In order to successful achieve this type of bargaining, the negotiators must first establish a functional working relationship by first identifying common interest between the parties. The negotiator should also view the negotiation as a business deal and not a conflict and finally they should think long term and not short term (Burchill, 2008). The negotiator can also organize combined training for both parties so that one does not feel cheated. This will help build the trust and cooperation needed between the parties involved in the bargaining process.

Union negotiators usually find it more difficult to shift from traditional bargaining to integrative bargaining as compared to company negotiators because most businesses consider unions their enemies and hence there is minimal trust and cooperation between them and unions.

Question 5

As the human resource director, John Arnett should not be compensated for his holiday leave because he did not fulfil the work requirement for holiday pay. John is supposed to work for 10hours per day and four days in a week if there is no holiday. If there is a holiday then he should work one day less. However on this particular week, he worked less hours because he did not work on Wednesday and hence he is not entitled to the Tuesday holiday pay. In addition, John did not get an official communication from his supervisor approving his Wednesday personal leave. Therefore his absence from work on Wednesday is what caused him his Labour Day holiday pay. This is because for him to be entitled for the holiday pay, he is required to work for 10hours per day for the other days that are not holidays.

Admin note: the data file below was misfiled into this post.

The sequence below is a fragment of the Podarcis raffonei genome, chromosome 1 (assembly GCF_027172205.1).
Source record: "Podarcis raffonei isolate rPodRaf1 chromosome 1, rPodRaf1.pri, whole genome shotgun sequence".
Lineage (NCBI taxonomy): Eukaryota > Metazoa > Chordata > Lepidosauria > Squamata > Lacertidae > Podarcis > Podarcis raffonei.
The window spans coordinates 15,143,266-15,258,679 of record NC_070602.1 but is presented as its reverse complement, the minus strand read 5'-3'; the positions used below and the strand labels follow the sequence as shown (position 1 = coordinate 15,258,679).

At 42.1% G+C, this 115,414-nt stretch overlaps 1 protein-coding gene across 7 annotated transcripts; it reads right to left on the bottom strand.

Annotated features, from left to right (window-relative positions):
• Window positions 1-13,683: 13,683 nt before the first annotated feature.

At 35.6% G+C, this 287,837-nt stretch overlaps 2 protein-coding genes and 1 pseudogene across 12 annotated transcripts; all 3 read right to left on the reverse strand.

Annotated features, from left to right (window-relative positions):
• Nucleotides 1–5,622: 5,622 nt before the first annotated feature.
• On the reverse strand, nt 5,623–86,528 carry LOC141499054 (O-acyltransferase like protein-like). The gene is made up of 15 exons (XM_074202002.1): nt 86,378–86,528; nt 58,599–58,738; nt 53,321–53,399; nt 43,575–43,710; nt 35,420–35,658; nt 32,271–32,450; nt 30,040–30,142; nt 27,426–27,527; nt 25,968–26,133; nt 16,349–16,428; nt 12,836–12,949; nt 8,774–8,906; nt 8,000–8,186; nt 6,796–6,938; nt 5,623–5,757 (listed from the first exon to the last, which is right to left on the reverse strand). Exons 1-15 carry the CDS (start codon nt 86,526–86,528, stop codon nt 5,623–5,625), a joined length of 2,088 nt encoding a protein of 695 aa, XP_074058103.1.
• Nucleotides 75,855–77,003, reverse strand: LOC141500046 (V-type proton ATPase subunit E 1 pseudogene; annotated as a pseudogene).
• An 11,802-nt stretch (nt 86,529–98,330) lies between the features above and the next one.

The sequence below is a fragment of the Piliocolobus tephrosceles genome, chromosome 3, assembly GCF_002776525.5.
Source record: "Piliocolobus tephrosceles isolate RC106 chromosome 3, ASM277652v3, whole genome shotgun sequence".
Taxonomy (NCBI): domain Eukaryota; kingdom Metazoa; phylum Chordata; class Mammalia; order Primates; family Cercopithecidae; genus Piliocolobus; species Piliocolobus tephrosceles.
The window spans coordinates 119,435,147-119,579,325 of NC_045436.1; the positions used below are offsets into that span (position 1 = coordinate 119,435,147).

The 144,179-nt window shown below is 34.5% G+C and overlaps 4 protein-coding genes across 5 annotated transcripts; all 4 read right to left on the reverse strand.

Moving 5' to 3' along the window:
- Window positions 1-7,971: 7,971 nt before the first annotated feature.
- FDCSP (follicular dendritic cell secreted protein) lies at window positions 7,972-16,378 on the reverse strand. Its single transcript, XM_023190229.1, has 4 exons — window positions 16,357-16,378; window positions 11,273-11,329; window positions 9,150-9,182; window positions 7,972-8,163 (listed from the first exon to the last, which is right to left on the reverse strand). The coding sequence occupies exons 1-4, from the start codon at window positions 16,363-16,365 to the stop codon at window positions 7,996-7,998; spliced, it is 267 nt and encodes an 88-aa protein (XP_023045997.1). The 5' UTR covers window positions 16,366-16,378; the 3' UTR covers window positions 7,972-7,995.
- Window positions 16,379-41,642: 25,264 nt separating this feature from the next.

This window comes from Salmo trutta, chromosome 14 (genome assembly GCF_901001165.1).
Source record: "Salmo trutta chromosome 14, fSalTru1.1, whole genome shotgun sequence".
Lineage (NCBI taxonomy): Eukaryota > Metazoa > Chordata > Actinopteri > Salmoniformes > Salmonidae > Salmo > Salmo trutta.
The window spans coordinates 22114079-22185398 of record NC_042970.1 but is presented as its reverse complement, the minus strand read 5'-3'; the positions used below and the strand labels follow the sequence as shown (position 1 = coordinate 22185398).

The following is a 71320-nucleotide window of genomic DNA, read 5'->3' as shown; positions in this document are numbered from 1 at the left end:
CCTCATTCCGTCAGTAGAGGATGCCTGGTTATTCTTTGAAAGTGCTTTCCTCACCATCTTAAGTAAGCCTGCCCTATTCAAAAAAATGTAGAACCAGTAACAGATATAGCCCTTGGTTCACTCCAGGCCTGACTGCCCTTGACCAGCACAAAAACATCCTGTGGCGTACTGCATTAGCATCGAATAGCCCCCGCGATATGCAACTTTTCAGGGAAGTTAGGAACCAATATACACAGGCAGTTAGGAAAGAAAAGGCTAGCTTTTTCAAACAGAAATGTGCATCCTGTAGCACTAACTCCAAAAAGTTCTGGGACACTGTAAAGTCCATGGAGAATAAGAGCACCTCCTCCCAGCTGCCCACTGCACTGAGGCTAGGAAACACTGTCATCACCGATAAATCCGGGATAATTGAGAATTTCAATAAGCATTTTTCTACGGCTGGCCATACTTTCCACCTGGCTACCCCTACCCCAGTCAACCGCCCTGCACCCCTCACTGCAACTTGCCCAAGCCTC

As the business agent for Local 444, I would argue that John should be given his holiday pay. I would base my argument on the fact that John informed the clerk of his absent from work on Wednesday as per the company regulations. The company regulations require one to inform the company of their personal leave an hour and a half before the beginning of the next shift. However, the company laws do not outline whether an employee should wait for approval from the supervisor before taking a personal leave meaning the laws are not precise. John informed the clerk of his absence several hours before his next shift. Hence he followed the regulations and his personal leave was justified. This means that the company should give him his holiday pay. The fact that John did not receive an official communication from his supervisor cannot be used as a reason for not paying John because there are no such conditions in the company policy.

As an arbitrator, I would rule in the favour of John. My decision would be based on the fact that John’s personal leave was communicated in good time and hence he met the work requirement for the holiday pay. The company policy only states the timeframe that one should communicate their personal leave. It does not outline whether an official communication is required from ones supervisor and hence John cannot be blamed for not going to work. Therefore John should be given the holiday pay.